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On Monday in Inside Higher Ed, Benjamin Reiss offered a proposal to change the academic calendar in ways that he thought would be helpful. The first half dozen or so comments pointed out a series of practical objections, some of which I thought were hard to refute. But as I read through them, I couldn’t help but sympathize. I’ve seen many an idea die the death of a thousand cuts, and many of those cuts were unwarranted.

The specific proposal was to move to three four-month semesters per year, with faculty and students picking any two of the three. That way, at least in theory, they could work around pandemics, personal health issues, family issues or other life obstacles.

The idea isn’t without precedent; it’s how DeVry worked when I taught there. I taught 15 credits at a time, 12 months a year, for years. (The “choose any two of three” part of the plan wasn’t offered. It was “do all three or quit.”) From a student perspective, it offered the distinct advantage of reducing the opportunity cost of a degree. If you could finish the eight semesters of a bachelor’s degree in less than three years (8/3), then you could be out in the labor market more than a year earlier. But the cultural and systemic inertia around summer breaks was strong. Financial aid policies are written on the default assumption of fall and spring semesters. Internships tend to be concentrated in the summer. Parents of kids in the K-12 system have to deal with summer break. The summer term was always the lowest enrolled.

From a faculty perspective, it was incredibly draining. I remember asking once about moving to a “choose any two of three” schedule; it was received about as well as you might expect.

Practical objections to Reiss’s plan were several. One persuasively noted that the pitch -- maximize student and faculty choice -- is internally contradictory. Maximizing student choice means assigning some faculty to classes they didn’t want; maximizing faculty choice means hoping against hope that students will somehow be able to stitch together coherent degree pathways when schedules are subject to hundreds of different masters. Someone has to be the bad guy, which is where administration comes in. If it didn’t exist, someone would have to invent it.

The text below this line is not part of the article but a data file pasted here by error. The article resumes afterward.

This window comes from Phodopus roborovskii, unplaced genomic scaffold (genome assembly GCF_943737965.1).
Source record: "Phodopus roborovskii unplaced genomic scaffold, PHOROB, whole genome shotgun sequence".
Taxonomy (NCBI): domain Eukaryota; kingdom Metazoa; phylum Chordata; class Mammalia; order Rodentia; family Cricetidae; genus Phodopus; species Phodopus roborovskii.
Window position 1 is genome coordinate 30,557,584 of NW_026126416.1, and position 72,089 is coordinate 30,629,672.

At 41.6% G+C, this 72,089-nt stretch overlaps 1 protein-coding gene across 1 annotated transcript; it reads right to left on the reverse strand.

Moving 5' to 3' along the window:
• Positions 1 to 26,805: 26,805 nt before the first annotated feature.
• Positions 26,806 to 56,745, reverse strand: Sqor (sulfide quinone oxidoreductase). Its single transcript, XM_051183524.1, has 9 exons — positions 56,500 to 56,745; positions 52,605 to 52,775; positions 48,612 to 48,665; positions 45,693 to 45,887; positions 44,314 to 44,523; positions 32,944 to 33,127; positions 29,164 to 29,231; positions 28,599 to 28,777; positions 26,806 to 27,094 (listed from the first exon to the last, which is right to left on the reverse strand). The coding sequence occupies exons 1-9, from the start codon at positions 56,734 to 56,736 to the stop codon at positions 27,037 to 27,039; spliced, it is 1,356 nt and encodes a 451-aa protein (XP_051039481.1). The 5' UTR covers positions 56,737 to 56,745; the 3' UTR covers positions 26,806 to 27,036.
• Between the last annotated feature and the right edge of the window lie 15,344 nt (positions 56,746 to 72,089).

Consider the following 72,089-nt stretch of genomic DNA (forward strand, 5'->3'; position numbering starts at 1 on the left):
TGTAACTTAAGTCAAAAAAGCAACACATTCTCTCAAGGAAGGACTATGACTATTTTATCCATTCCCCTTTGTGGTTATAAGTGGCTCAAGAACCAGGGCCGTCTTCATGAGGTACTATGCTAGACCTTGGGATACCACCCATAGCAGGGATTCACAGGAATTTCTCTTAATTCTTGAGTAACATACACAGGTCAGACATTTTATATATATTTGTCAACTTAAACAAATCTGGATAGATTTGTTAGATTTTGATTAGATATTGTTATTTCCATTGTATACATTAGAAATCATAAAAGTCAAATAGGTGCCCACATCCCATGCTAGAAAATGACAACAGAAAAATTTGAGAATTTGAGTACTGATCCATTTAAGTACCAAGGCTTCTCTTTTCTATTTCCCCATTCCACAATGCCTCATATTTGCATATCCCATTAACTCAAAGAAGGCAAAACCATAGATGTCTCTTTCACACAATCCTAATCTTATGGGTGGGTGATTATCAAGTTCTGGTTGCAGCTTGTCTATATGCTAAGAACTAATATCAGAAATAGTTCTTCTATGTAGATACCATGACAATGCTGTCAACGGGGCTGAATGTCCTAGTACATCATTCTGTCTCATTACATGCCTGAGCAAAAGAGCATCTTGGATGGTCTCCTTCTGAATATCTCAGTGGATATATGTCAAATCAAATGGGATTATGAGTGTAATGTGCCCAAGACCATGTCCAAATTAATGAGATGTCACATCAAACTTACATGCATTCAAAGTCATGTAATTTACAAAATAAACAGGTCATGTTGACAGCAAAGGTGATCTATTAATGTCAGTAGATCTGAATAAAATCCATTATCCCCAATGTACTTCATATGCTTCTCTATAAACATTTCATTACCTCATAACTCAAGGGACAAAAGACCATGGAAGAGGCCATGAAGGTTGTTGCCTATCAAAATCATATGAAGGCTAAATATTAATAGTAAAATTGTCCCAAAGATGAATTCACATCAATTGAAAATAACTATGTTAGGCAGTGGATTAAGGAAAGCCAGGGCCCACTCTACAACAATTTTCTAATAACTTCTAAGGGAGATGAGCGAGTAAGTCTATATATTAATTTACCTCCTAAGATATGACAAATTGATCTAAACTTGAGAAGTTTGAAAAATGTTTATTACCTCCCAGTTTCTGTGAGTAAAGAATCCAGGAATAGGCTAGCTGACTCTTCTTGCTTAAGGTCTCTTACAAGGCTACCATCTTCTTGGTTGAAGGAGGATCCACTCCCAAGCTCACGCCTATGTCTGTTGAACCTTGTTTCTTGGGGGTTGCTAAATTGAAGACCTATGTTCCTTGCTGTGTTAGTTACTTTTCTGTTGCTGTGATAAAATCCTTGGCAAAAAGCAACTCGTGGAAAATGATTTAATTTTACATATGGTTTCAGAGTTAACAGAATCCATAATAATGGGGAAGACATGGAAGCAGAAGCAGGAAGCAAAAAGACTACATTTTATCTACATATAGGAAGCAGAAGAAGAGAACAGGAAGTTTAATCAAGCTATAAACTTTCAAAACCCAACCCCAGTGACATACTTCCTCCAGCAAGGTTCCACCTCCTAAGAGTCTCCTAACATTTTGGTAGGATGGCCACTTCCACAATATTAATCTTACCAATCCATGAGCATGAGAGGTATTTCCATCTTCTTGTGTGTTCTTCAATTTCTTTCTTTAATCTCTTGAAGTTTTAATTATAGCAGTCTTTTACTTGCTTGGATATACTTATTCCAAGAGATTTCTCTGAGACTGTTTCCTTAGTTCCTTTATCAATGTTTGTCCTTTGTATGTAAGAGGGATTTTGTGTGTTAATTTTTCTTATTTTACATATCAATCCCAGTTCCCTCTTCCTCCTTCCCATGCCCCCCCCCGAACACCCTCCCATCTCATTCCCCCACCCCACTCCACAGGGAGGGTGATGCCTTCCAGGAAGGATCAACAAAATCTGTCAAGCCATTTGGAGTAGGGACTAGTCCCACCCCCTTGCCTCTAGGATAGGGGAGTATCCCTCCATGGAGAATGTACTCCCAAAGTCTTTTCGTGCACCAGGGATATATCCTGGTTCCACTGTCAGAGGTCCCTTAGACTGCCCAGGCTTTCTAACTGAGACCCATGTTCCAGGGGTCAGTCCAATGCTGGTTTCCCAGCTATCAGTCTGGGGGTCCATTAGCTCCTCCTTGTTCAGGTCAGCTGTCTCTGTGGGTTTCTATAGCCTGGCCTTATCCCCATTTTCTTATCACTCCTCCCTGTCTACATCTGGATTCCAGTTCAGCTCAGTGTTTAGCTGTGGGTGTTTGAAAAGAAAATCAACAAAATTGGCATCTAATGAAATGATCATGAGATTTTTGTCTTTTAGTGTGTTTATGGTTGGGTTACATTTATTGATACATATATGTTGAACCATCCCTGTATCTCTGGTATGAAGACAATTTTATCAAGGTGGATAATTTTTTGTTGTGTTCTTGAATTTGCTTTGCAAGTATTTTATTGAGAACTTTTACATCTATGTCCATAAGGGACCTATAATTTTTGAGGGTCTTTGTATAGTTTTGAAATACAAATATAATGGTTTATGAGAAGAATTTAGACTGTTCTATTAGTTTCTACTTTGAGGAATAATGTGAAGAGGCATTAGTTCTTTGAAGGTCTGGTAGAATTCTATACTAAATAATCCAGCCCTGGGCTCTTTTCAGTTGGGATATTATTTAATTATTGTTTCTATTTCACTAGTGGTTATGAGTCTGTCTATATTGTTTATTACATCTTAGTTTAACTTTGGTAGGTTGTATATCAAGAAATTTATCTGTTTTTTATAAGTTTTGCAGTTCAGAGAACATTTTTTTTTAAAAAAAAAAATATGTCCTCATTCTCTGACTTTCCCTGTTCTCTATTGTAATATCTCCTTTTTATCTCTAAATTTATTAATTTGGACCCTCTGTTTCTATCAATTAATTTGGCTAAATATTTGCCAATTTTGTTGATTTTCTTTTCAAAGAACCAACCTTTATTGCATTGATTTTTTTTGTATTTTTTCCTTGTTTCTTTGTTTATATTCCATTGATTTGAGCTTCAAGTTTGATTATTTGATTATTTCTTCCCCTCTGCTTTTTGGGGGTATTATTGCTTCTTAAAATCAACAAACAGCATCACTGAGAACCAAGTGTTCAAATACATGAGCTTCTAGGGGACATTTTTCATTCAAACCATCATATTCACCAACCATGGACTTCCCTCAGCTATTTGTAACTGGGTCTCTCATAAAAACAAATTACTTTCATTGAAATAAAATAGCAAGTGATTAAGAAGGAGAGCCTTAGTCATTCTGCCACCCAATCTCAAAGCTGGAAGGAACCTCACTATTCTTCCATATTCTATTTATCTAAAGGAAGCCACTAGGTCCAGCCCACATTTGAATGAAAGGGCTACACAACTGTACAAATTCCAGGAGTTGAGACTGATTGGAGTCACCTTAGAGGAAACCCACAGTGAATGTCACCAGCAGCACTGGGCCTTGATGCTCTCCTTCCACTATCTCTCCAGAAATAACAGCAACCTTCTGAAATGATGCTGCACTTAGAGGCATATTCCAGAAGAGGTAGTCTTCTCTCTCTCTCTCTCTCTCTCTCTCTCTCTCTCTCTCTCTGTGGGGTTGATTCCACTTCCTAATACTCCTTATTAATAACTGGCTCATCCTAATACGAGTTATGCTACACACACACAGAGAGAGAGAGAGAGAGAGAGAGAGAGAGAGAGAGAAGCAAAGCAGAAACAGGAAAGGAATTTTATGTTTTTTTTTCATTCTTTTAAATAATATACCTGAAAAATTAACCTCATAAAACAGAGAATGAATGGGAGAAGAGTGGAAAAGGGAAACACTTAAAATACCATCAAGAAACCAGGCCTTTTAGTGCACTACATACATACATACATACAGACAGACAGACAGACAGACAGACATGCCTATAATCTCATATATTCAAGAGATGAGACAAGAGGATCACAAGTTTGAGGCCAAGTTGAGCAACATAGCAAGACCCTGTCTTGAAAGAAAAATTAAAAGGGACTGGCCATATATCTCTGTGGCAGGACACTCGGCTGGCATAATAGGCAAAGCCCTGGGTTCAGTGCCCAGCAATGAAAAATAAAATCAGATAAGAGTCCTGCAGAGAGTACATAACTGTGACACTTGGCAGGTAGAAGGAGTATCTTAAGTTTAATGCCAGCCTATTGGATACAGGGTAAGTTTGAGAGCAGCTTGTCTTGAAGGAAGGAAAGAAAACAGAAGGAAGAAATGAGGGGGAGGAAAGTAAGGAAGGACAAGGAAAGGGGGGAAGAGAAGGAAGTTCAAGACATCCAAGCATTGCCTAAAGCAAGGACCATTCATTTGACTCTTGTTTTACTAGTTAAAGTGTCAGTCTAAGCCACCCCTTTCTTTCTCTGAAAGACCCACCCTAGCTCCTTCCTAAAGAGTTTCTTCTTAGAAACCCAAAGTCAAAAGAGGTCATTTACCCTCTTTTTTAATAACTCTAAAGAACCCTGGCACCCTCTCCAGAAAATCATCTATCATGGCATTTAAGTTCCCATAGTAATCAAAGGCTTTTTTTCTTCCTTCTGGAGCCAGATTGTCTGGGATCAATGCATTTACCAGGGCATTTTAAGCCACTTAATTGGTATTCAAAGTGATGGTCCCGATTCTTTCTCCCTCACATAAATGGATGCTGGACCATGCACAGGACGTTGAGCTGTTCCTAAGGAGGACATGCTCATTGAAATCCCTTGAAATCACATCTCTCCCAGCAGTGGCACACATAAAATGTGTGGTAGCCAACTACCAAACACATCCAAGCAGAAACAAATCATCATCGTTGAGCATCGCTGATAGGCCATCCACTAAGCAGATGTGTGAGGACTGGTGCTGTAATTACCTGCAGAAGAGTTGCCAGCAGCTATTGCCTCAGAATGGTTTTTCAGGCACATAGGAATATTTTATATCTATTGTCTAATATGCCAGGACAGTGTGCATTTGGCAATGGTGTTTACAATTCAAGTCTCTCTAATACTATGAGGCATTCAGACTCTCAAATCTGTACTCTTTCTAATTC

I was particularly struck, though, by the implied timeline. It would be utterly remarkable to see a change of that magnitude happen in a few months. Even a few years is optimistic.

Reiss works at Emory. I don’t know if the faculty at Emory are unionized. Brookdale’s are. The collective bargaining agreement, like financial aid policy, is written on the assumption of a fall semester and a spring semester. Changing the calendar like that would require “impact bargaining” at such a level as to essentially constitute a new contract. That would take a minimum of a year. How would professors choose which semesters to take? How long in advance? Who gets the less desirable assignment? What if a course doesn’t run in a chosen semester? What about released-time assignments, like chairing a department? Do department chairs have to be there 12 months a year, or do they have some sort of rotation? (If so, expect much authority to devolve to administrative assistants, by default.) Assignments like student club adviser would become much more complicated, with advisers cycling in and out every four to eight months.

Not to mention shared governance. I would imagine that governance would attack the idea hard and fast, perceiving it as a threat. If only two-thirds of the faculty are around at any given time, then governance would be much harder to sustain; continuity errors would abound. And since the “choose your own calendar” proposal would presumably only apply to faculty, as opposed to staff or administration, I could imagine some faculty leaders perceiving it as a power grab by the other constituencies. What was intended as humane flexibility could look, to a cynical observer, like voter suppression.

Then there’s the basic issue of schedule development. The course schedule is developed nine to 12 months in advance. It takes into account historical and projected enrollment patterns, room availability, curricular changes, graduation requirements, and known preferences. We’ve been registering students for the fall since April. Even if you manage to get the union issues settled in a year, and the governance issues settled after that, you then have to allow a year of lead time before publishing the changed schedule.

I say all of this not in condemnation, but in sympathy. Systemic changes in organizations rife with veto groups are slow, partial, fragile and rare. They’re also necessary. If we saw more experimentation, we’d be less likely to see the entire industry struggling at the same time. As any farmer can tell you, pathogens thrive in monocultures; COVID-19’s effects on higher education should settle that question once and for all. If we want the system to be resilient, we need to allow its members to try many different approaches. That may mean taking a good, long look at some of our guiding assumptions.

So I say no to the proposal, but thanks for the effort. We need ideas like these, even if not this particular one. And we need to build organizations with enough confidence and spirit to take a flier on a new idea from time to time.

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